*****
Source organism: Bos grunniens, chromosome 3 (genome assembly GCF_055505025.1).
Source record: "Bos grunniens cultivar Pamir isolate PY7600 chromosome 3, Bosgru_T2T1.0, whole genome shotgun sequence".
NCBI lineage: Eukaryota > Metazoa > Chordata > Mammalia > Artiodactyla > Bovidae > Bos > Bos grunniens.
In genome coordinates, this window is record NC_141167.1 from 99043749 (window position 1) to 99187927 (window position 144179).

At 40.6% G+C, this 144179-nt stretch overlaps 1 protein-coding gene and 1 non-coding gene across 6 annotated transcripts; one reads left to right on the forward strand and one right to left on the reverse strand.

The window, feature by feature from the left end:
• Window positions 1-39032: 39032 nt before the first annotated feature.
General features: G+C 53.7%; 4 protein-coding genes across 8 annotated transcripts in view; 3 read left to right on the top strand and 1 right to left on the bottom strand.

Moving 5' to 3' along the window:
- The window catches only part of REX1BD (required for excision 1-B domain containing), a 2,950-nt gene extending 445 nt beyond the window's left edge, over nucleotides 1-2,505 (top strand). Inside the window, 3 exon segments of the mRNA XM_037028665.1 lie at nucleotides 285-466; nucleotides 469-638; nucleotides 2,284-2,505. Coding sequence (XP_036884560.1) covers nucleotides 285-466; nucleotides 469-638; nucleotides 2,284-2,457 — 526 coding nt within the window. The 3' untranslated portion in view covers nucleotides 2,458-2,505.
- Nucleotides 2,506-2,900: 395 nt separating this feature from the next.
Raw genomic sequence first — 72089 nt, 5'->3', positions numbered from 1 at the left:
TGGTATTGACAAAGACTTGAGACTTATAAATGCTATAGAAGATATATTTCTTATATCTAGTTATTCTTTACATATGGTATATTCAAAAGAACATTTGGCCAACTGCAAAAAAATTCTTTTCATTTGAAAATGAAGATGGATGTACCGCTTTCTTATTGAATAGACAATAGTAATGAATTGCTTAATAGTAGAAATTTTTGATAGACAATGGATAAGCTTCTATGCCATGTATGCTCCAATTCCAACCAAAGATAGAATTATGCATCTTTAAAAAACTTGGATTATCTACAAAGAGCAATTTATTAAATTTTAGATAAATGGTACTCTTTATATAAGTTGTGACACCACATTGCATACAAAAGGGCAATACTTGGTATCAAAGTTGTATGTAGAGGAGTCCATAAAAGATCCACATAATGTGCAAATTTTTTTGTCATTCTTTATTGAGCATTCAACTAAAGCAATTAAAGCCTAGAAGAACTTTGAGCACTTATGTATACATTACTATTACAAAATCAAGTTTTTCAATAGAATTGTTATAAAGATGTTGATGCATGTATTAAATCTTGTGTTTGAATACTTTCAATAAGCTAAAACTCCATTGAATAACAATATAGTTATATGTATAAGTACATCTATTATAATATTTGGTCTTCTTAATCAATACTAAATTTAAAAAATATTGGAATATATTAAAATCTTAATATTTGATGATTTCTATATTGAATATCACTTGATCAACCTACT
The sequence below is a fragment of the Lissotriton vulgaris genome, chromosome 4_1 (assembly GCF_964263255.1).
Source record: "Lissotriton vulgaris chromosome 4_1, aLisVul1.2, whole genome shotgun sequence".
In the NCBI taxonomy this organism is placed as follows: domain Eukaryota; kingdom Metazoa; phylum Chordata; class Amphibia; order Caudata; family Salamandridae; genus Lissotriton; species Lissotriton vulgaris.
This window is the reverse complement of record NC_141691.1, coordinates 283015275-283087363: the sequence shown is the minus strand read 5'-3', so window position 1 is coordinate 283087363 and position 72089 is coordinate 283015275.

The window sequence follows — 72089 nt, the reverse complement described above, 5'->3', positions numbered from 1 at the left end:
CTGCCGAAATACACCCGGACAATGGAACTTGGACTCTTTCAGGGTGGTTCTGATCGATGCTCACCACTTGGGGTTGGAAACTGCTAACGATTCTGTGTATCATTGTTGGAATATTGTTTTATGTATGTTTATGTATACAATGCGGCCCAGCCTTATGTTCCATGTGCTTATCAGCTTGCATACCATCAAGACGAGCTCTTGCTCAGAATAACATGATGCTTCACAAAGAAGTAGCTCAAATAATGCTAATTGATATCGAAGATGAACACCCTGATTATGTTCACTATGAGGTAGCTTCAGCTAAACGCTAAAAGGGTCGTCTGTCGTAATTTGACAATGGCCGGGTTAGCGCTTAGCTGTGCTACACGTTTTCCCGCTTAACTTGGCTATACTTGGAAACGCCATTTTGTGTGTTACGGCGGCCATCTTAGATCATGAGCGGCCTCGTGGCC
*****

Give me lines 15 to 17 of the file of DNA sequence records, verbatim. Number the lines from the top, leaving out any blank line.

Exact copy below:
Source record: "Lissotriton vulgaris chromosome 4_1, aLisVul1.2, whole genome shotgun sequence".
In the NCBI taxonomy this organism is placed as follows: domain Eukaryota; kingdom Metazoa; phylum Chordata; class Amphibia; order Caudata; family Salamandridae; genus Lissotriton; species Lissotriton vulgaris.
This window is the reverse complement of record NC_141691.1, coordinates 283015275-283087363: the sequence shown is the minus strand read 5'-3', so window position 1 is coordinate 283087363 and position 72089 is coordinate 283015275.